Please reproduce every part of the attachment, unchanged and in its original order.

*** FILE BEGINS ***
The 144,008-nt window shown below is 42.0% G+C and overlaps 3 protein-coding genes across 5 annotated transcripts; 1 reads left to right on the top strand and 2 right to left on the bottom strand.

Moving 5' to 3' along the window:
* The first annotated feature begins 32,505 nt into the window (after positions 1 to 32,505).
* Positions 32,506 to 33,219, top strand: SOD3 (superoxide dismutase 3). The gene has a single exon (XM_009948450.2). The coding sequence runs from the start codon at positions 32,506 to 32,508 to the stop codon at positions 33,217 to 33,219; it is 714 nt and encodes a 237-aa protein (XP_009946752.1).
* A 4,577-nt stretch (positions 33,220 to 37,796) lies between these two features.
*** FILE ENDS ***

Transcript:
The 144,008-nt window shown below is 42.0% G+C and overlaps 3 protein-coding genes across 5 annotated transcripts; 1 reads left to right on the top strand and 2 right to left on the bottom strand.

Moving 5' to 3' along the window:
* The first annotated feature begins 32,505 nt into the window (after positions 1 to 32,505).
* Positions 32,506 to 33,219, top strand: SOD3 (superoxide dismutase 3). The gene has a single exon (XM_009948450.2). The coding sequence runs from the start codon at positions 32,506 to 32,508 to the stop codon at positions 33,217 to 33,219; it is 714 nt and encodes a 237-aa protein (XP_009946752.1).
* A 4,577-nt stretch (positions 33,220 to 37,796) lies between these two features.